Leaders don’t overdose on power

We see the abuse of power by leaders in many contexts today — government and political parties, aid and other charity organisations, corporations, sport administration, gangs, etc. — the list is seemingly endless. Those, who are in some way controlled by these selfish leaders, feel disempowered, helpless and disheartened. Work becomes a misery that has to be endured; the office becomes a prison and career growth crumbles as an impossible dream. People lose hope.

In a recent study by the Centre for Creative Leadership (The Role of Power in Effective Leadership: 2008), with reference to the perception of power, the survey notes that 55% of respondents felt that power is concentrated in a few select individuals in their respective organisations and 28% noted that power is misused by their top leaders. Perhaps part of the problem, however, lies in the definition of the concept of power — some might think of it as “control”, others as “authority” and still others (perhaps preferably so) “the ability to influence”. The latter helps demystify power and puts into perspective the importance of using this “healthy” power in order to be an effective leader.

The study goes on to quote previous research in this area which identified seven bases of power that leaders may leverage (italics mine):

  1. The power of position — the formal authority that derives from a person’s title or position in a group or an organisation. While this is legitimate power, it should never be abusive or controlling, but rather decisive, empowering and facilitating.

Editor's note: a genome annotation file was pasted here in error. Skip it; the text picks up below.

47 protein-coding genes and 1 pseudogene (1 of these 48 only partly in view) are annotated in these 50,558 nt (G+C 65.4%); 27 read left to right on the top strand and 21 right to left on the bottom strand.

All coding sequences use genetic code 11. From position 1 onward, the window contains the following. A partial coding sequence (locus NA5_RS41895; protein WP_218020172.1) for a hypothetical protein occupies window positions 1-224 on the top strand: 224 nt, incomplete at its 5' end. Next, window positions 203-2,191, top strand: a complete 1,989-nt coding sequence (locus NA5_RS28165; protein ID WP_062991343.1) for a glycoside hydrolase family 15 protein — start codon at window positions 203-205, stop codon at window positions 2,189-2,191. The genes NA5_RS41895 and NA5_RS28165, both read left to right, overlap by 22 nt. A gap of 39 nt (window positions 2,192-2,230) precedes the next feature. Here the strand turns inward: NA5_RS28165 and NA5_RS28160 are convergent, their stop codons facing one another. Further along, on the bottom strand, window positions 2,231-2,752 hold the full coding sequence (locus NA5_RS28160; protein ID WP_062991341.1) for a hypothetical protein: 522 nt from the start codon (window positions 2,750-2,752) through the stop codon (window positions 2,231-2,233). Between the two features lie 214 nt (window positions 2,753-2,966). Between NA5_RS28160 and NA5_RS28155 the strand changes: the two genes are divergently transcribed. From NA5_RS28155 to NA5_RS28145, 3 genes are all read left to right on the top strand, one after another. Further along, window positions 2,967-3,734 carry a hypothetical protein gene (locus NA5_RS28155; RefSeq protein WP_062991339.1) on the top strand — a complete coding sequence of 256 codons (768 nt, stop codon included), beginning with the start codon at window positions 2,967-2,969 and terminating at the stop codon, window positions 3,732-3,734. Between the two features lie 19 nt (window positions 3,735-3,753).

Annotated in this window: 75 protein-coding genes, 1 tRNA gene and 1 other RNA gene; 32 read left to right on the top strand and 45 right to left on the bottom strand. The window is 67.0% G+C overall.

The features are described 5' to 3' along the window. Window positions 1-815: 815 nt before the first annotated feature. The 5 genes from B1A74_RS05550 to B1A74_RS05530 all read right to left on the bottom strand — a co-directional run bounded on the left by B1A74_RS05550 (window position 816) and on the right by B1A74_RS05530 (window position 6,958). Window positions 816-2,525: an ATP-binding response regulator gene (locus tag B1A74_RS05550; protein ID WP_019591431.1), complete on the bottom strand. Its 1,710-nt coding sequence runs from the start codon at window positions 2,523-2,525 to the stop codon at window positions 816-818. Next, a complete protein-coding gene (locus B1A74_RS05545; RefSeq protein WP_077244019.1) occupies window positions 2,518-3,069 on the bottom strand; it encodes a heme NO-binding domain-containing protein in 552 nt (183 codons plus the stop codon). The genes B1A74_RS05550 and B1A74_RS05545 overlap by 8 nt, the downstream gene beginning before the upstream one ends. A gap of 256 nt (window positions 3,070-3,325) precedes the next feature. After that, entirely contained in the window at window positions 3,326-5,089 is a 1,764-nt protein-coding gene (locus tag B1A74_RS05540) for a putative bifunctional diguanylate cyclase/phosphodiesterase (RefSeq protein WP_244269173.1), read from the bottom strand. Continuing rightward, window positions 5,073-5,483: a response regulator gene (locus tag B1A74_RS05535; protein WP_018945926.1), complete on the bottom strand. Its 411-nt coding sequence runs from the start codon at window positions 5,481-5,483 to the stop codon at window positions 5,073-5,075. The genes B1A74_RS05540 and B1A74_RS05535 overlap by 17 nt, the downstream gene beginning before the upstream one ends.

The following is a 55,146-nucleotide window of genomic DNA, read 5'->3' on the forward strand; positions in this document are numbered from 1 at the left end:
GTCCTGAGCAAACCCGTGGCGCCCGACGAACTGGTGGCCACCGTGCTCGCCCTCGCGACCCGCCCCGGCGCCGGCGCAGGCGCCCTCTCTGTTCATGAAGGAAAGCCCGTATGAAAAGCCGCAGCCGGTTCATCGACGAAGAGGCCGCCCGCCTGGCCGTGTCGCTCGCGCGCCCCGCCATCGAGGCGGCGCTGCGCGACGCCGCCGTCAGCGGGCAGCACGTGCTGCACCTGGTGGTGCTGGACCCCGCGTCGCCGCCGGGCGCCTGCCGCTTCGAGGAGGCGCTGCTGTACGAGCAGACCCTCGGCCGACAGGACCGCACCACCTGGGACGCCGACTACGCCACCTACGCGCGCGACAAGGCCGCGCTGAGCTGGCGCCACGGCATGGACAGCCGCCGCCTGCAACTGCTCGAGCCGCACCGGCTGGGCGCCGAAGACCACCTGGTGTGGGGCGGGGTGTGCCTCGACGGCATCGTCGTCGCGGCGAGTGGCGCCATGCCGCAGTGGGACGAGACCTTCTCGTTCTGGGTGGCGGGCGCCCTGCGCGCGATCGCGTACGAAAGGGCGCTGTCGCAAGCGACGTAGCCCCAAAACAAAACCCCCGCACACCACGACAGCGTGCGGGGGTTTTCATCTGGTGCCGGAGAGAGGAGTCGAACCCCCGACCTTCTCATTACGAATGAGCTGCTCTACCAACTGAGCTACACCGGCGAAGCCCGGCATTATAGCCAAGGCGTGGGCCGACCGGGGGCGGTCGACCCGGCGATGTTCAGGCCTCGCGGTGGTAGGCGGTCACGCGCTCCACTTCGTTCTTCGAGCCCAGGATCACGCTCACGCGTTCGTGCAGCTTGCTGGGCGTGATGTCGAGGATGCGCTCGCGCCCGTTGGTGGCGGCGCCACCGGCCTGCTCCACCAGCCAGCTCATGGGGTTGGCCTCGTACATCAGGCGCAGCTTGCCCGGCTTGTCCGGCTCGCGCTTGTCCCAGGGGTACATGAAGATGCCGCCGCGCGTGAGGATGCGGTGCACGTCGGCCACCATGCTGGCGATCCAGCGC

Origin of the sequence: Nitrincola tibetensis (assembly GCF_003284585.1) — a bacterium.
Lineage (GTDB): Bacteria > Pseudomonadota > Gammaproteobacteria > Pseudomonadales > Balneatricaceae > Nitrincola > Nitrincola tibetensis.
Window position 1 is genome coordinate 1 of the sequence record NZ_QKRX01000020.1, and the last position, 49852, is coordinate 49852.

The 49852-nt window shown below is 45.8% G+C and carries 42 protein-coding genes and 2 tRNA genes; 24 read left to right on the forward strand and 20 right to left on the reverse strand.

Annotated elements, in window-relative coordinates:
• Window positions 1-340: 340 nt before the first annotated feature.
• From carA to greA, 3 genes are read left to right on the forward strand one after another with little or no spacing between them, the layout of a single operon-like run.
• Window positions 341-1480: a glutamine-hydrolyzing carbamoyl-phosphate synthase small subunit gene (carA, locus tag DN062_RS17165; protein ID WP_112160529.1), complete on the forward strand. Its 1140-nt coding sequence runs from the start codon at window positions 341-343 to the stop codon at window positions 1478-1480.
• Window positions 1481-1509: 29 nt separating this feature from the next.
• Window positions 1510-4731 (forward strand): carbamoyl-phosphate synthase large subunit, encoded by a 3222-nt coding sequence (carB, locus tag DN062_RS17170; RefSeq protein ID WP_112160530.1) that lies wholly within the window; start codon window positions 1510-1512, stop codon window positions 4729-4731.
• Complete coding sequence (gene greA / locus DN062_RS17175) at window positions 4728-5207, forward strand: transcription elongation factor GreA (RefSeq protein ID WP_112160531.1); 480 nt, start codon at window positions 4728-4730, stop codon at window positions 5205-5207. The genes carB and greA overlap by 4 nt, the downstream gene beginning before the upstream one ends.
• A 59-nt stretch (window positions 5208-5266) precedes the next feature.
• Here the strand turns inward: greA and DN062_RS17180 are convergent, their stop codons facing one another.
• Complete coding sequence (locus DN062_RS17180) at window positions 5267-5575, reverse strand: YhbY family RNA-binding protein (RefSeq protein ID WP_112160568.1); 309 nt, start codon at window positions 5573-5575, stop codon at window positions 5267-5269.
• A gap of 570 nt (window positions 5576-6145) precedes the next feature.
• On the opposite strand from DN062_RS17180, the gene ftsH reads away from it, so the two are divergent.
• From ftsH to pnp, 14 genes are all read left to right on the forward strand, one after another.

2. The power of charisma — the influence that is generated by a leader’s style or persona. Not all leaders are attractive in this way — some are unfortunately quite boring.
  3. The power of relationships — the influence that leaders gain through their formal and informal networks both inside and outside of their respective organisations. These relationships and networks should be integrity-based and not exist for personal gain — they rather should exist for organisational gain.
  4. The power of information — the control that is generated through the use of evidence deployed to make an argument. This is helpful when coming from a position of research or observation, but is frequently abused by managers, especially when withholding relevant bits of information.
  5. The power of expertise — the influence that comes from developing and communicating specialised knowledge (or the perception of knowledge). The expert should also be willing to listen to the ideas of others — no one individual is the holder of all knowledge.
  6. The power of punishment — the ability to sanction individuals for failure to conform to standards or expectations. Performance management is a daily necessity, but should be developmental in intent.
  7. The power of reward — the ability to recognise or reward individuals for adhering to expectations or standards. Acknowledgement of excellence is highly motivational, not only for the individual, but also for the team.

Leaders don’t overdose on power. Rather use your influence humbly to nurture organisational growth, trust and meaningful relationships and thereby harness the skills of your people and secure their ownership of the business intent and goals.

Originally published at https://www.stretchforgrowth.com on March 12, 2018.

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Jonathan has spent over 30 years focusing his efforts on developing people throughout the world. He believes that people have the most impact when stretched.

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Jonathan Mills

Jonathan Mills

Jonathan has spent over 30 years focusing his efforts on developing people throughout the world. He believes that people have the most impact when stretched.

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